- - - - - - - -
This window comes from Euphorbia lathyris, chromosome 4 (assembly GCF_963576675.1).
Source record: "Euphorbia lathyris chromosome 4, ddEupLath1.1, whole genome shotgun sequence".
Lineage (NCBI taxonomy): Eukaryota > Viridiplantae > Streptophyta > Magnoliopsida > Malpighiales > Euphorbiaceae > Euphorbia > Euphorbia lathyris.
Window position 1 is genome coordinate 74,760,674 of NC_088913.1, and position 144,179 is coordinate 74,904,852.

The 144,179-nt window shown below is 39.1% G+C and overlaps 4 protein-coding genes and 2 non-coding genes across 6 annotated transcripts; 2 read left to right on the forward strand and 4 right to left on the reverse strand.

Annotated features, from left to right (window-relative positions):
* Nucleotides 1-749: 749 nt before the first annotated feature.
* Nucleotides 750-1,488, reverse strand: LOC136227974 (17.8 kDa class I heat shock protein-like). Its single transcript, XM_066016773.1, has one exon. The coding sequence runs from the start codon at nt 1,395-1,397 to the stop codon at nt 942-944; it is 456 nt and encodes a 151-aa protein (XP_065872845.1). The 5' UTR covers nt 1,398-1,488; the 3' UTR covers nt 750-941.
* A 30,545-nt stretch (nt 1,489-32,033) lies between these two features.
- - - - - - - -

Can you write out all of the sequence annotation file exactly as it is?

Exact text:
This window comes from Euphorbia lathyris, chromosome 4 (assembly GCF_963576675.1).
Source record: "Euphorbia lathyris chromosome 4, ddEupLath1.1, whole genome shotgun sequence".
Lineage (NCBI taxonomy): Eukaryota > Viridiplantae > Streptophyta > Magnoliopsida > Malpighiales > Euphorbiaceae > Euphorbia > Euphorbia lathyris.
Window position 1 is genome coordinate 74,760,674 of NC_088913.1, and position 144,179 is coordinate 74,904,852.

The 144,179-nt window shown below is 39.1% G+C and overlaps 4 protein-coding genes and 2 non-coding genes across 6 annotated transcripts; 2 read left to right on the forward strand and 4 right to left on the reverse strand.

Annotated features, from left to right (window-relative positions):
* Nucleotides 1-749: 749 nt before the first annotated feature.
* Nucleotides 750-1,488, reverse strand: LOC136227974 (17.8 kDa class I heat shock protein-like). Its single transcript, XM_066016773.1, has one exon. The coding sequence runs from the start codon at nt 1,395-1,397 to the stop codon at nt 942-944; it is 456 nt and encodes a 151-aa protein (XP_065872845.1). The 5' UTR covers nt 1,398-1,488; the 3' UTR covers nt 750-941.
* A 30,545-nt stretch (nt 1,489-32,033) lies between these two features.